#1
Ok i know how to form chords and how to flat or raise the intervals to get different types of chord based on the major scale.

Now on a piano this would be so easy to do but the thing i can't ever follow is how you just know where the 3rd and 5th and 7th of a chord is when playing an open chord to then raise or flat it to get the chord you want.

Another problem is i know exactly what chords are in what key and why when referring to major/minor chords but when it comes to 7th chords or dominant chords how are you supposed to know?

Also, i love jazz music and i'd love to start playing it but how am i supposed to start improvising in jazz? What is a jazz scale and what makes jazz soloing different to the standard pentatonic minor scale etc.

Some advice would be great i'm pretty pissed right now with the complications of theory.

Thanks
#2
Learn the intervals on the guitar, so you'll know where the 3rds, 5ths, 7ths, etc are.

If you understand what notes are in a key, stack thirds to form 7th chords for every scale degree.
#3
But you can't play a 3rd and a 5th on the same string and in an open chord it doesn't just go 135 over 3 strings it goes something like 131517 over 6 strings or something stupid like that. I can't find the notes on each string without literally counting from the open string then raising or flatting the note i need.
Last edited by sleazydan at Aug 29, 2009,
#4
Ummm..... alright to play chords in keys the formula is
I-ii-iii-IV-V-vi-VII. so you take the notes in a key and plug them in.
Key of C: Cmajor-Dminor-Eminor-Fmajor-Gmajor-Aminor-Bdiminished
If there is a sharp or a flat note in a key it just goes into a sharp or flat chord.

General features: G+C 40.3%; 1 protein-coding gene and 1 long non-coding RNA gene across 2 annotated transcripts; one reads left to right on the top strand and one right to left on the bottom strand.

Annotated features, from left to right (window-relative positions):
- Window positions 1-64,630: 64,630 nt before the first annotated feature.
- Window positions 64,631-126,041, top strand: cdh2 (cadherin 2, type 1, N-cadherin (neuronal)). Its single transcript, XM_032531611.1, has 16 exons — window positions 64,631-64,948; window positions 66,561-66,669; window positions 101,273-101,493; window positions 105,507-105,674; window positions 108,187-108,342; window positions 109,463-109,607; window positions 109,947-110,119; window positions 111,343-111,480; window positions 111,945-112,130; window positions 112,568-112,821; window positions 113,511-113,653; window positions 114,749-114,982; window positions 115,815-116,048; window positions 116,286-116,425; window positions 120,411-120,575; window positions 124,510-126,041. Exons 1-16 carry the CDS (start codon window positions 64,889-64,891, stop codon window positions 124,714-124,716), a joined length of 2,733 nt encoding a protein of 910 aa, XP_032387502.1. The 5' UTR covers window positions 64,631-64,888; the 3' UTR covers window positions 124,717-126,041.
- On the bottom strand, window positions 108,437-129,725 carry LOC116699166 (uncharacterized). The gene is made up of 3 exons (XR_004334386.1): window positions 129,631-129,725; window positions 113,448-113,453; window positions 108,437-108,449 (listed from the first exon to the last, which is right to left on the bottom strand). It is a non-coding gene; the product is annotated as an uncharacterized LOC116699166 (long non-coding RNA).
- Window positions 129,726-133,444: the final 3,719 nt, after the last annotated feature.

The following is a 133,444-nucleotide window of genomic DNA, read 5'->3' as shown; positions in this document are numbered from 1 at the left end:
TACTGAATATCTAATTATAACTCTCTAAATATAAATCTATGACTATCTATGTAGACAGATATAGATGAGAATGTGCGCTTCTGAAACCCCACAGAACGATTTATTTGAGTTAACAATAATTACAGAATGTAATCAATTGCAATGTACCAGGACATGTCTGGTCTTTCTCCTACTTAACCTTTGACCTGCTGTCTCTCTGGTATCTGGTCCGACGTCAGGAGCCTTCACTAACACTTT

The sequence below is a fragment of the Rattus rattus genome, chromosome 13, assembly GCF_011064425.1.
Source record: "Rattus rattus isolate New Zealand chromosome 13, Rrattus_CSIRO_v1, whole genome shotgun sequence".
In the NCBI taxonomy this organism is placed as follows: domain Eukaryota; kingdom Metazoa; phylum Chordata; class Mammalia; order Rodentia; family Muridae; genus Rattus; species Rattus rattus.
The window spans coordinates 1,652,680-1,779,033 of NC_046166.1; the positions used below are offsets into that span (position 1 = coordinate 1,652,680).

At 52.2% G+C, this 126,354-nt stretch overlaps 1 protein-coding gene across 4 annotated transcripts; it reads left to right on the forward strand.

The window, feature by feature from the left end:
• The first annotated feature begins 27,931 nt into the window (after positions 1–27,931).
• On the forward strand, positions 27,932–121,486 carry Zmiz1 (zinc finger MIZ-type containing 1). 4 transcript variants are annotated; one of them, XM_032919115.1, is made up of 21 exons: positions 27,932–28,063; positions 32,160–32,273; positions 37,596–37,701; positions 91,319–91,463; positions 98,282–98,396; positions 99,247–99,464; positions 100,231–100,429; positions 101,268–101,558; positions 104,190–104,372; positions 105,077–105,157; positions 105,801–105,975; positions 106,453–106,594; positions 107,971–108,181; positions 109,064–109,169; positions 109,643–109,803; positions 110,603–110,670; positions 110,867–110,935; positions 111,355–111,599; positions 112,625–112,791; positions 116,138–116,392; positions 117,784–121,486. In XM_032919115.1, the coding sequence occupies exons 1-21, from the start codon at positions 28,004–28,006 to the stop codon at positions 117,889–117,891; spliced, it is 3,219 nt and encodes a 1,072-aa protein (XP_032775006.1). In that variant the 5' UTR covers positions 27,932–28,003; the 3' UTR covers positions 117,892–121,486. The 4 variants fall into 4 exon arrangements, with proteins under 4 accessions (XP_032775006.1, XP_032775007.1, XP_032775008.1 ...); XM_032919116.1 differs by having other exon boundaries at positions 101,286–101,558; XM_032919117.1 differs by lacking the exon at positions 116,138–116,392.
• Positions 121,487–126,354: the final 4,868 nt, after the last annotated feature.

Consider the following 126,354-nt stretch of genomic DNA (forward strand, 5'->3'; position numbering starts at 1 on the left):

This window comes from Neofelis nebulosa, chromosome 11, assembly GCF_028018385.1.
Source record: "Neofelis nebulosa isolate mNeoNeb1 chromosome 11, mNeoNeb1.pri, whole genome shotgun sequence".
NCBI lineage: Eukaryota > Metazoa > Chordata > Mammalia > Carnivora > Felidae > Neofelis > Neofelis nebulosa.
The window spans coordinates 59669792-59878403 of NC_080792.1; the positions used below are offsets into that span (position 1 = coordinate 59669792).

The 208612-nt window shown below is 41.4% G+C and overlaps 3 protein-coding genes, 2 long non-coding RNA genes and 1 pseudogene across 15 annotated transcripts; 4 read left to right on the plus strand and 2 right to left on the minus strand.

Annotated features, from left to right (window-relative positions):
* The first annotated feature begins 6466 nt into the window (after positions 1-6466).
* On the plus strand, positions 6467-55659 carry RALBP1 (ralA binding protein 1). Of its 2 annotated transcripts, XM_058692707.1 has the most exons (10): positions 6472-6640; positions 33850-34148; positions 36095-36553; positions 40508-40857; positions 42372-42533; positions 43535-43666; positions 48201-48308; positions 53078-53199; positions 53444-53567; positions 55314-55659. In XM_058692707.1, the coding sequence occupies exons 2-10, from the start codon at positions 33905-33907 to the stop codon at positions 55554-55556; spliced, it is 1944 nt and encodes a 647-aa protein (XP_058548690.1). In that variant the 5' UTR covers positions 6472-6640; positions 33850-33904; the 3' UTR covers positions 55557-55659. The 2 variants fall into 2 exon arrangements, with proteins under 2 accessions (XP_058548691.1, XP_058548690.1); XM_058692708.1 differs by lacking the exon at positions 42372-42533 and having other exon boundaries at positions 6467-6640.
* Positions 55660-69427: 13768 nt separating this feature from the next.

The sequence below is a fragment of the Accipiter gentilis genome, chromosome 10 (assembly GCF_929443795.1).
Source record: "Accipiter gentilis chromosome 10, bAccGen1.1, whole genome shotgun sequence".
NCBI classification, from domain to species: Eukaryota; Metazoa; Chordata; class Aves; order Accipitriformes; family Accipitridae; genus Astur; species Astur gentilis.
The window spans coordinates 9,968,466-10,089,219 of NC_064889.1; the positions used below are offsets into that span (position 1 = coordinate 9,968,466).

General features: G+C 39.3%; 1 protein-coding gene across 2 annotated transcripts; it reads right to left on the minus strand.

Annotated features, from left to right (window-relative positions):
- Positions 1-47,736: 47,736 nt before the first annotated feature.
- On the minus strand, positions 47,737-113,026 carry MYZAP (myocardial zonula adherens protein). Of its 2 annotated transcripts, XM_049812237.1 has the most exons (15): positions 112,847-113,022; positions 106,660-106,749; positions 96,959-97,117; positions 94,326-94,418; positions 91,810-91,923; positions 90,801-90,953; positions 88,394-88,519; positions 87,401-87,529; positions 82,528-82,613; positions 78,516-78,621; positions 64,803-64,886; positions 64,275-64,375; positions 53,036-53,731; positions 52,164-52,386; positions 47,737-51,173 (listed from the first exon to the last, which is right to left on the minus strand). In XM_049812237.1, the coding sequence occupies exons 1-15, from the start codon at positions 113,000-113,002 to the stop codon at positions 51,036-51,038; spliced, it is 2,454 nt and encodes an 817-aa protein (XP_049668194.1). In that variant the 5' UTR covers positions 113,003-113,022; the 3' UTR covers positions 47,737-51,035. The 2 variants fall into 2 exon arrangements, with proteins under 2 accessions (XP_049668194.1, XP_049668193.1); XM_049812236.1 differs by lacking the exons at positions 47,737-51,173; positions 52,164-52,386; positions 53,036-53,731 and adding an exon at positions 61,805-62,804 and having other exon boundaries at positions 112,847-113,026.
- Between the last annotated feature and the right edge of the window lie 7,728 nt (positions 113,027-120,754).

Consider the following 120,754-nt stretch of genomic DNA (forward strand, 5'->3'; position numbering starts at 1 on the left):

Key of G: Gmajor-Aminor-Bminor-Cmajor-Dmajor-Eminor-F#diminished
Hope that helps.
#5
Quote by etni69
Ummm..... alright to play chords in keys the formula is
I-ii-iii-IV-V-vi-VII. so you take the notes in a key and plug them in.
Key of C: Cmajor-Dminor-Eminor-Fmajor-Gmajor-Aminor-Bdiminished
If there is a sharp or a flat note in a key it just goes into a sharp or flat chord.
Key of G: Gmajor-Aminor-Bminor-Cmajor-Dmajor-Eminor-F#diminished
Hope that helps.


Yea i understand that, i guess my problem is deeper than the basic chord theory. I guess having thought about it more, my problem is just with 7th chords etc. How do they tie into the whole key signature thing.
Thanks for your reply
#6
Quote by etni69
Ummm..... alright to play chords in keys the formula is
I-ii-iii-IV-V-vi-VII.


That's actually...

I ii iii IV V vi vii°

...for major keys, and...

i ii° III iv v VI VII

for minor.
#7
Quote by sleazydan
Yea i understand that, i guess my problem is deeper than the basic chord theory. I guess having thought about it more, my problem is just with 7th chords etc. How do they tie into the whole key signature thing.
Thanks for your reply


Well lets see...... To play in the key of G the first chord and note is G
and there are other chords you can use in its place like a Major 7th chord.
(I) G [Gmaj7, Gmaj9, Gmaj11, Gmaj13]
(ii) Am [Am7, Am9, Am11, Am6]
(iii) Bm [Bm7]
(IV) C [Cmaj7, Cmaj9, Cmaj13, Cmaj6]
(V) D [D7, D9, D11, Dsus4, D13]
(vi) Em [Em7, Em9, Em11]
(vii) F# [Fm7b5]

The Brackets are chords you can use instead.
Does that help? I'm kind of new to chord theory haha
#8
Quote by etni69
Well lets see...... To play in the key of G the first chord and note is G
and there are other chords you can use in its place like a Major 7th chord.
(I) G [Gmaj7, Gmaj9, Gmaj11, Gmaj13]
(ii) Am [Am7, Am9, Am11, Am6]
(iii) Bm [Bm7]
(IV) C [Cmaj7, Cmaj9, Cmaj13, Cmaj6]
(V) D [D7, D9, D11, Dsus4, D13]
(vi) Em [Em7, Em9, Em11]
(vii) F# [Fm7b5]

The Brackets are chords you can use instead.